Category: journalism

See the date – this newspaper piece was …

See the date – this newspaper piece was published in 1912.

An American Crime Journaliste

Edna Buchanan, who was born in 1939, moved from New Jersey where she was born and raised to Miami in the 1960s. She wanted to pursue a career as a journalist, and she was offered a job by a small community newspaper near the big city. Florida worked out well for Edna. Her wit and writing skills caught the notice of editors at the larger Miami Herald, and they hired her in 1973 as a crime reporter.

She loved her new job. As their police reporter, she covered thousands of violent crimes, while Miami lived through its peak as the center of the international drug trade.

She is famous for grabbing the reader’s attention with the opening lines of her crime stories. When reporting on Gary Robinson, an ex-con who was shot and killed by a security guard at a Church’s Chicken restaurant, after getting violent when they ran out of fried chicken, she wrote “Gary Robinson died hungry.” With writing like that, Edna got many accolades, including the highest. In 1986, she won a Pulitzer Prize for general reporting.

She loved crime so much that even when she retired, she kept writing about it, publishing multiple mystery novels. Edna said of her job: “Nobody loves a police reporter. The job can be lonely and arduous. I have been threatened with arrest, threatened physically, had rocks thrown at me. I’ve gotten threatening letters, subpoenas, and obscene phone calls, some of them from my editors. It is tiring, haunting, and truly wonderful.”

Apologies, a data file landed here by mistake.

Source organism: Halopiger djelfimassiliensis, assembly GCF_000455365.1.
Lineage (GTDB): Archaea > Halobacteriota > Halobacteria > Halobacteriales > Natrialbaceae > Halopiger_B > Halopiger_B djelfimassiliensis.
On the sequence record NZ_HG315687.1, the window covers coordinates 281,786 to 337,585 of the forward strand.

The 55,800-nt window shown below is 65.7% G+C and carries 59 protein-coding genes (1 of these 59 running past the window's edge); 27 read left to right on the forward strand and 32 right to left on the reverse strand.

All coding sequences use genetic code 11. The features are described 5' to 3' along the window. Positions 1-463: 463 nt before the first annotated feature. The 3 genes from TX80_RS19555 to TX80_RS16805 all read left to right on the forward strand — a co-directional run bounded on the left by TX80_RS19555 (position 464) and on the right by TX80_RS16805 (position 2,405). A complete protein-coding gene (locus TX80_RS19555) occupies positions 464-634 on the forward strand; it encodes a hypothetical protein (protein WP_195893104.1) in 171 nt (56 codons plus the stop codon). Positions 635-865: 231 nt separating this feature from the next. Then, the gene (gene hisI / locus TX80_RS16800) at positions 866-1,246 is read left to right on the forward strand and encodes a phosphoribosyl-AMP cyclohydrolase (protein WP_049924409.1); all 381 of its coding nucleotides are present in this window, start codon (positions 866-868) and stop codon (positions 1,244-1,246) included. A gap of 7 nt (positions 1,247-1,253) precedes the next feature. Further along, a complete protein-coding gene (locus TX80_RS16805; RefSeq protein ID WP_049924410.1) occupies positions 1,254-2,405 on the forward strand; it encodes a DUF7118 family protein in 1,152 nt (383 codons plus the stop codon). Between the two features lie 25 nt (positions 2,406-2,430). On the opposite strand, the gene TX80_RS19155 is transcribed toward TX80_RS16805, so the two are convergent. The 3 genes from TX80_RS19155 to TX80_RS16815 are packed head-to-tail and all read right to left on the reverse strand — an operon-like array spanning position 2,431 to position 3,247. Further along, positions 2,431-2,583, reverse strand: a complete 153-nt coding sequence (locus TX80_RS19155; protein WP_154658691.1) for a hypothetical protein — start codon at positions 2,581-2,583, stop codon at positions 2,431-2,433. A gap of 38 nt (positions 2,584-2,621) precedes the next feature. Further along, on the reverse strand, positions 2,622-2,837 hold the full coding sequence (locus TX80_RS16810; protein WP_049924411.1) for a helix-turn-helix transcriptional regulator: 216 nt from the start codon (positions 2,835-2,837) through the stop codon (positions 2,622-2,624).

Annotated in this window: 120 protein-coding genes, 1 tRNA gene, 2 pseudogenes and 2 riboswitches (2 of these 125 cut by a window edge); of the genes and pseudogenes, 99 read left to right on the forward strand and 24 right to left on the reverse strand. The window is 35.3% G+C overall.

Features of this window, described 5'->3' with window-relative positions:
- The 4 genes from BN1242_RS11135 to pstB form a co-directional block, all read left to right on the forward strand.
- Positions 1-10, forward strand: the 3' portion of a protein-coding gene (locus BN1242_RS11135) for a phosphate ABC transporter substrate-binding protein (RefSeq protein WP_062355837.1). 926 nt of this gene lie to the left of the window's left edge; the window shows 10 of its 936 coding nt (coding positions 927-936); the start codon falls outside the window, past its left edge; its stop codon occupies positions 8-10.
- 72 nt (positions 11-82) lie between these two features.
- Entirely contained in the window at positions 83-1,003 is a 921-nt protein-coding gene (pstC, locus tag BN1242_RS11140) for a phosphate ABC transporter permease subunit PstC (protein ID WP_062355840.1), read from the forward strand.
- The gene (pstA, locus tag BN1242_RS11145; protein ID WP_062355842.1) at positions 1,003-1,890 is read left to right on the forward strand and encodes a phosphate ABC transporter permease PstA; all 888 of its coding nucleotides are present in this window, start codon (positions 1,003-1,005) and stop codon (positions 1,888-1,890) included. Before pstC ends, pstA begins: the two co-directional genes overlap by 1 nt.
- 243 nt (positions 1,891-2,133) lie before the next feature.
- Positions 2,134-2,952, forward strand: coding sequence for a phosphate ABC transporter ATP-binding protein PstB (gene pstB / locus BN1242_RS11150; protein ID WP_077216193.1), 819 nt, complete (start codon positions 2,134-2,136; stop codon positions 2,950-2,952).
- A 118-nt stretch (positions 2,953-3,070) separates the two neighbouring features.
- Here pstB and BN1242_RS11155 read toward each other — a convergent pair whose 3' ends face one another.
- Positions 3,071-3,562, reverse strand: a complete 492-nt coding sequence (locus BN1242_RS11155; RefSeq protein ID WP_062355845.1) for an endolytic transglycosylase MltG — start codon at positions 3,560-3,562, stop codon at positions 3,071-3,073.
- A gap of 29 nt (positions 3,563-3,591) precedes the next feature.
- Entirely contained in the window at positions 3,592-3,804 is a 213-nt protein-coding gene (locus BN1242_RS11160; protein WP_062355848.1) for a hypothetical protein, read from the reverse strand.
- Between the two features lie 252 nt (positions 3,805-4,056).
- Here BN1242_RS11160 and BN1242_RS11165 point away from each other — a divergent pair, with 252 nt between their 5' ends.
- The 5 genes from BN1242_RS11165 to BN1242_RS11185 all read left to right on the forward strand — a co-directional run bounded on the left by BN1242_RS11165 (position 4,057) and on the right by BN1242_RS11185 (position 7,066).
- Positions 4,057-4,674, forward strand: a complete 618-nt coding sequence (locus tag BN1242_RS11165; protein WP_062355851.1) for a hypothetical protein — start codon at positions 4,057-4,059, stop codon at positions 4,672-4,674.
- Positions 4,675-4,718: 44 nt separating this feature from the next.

If you bet on a horse, that’s gambling. If you…

If you bet on a horse, that’s gambling. If you bet you can make three spades, that’s entertainment. If you bet cotton will go up three points, that’s business. See the difference?

The First Female War Correspondent

Margaret Full was a well-educated native of Massachusetts in the early 1800s. Born in 1810, she joined the New York Tribune as its literary critic in her early 30s and quickly amassed a following. She became something of a celebrity in her native New England, and was popular enough that she became the first woman allowed access to the library at Harvard College! (Which says more about Harvard than about Full, unfortunately.) She argued for equal access to education for women, prison reform, and the abolition of slavery.  Her views ended up in a book, “Woman in the Nineteenth Century” in 1845.

One year later, the New York Times sent Fuller to Europe as its first female correspondent, for her to cover the democratic revolution in Italy led by Giuseppe Mazzini. There, she fell in love with revolutionary Giovanni Ossoli, giving birth to their child – scandalously without marrying Ossoli. The three were en route back to America in 1850 when their ship foundered off Fire Island, New York, drowning all three. Her friend, writer Henry David Thoreau, searched the beach for Fuller’s personal effects but none were ever found.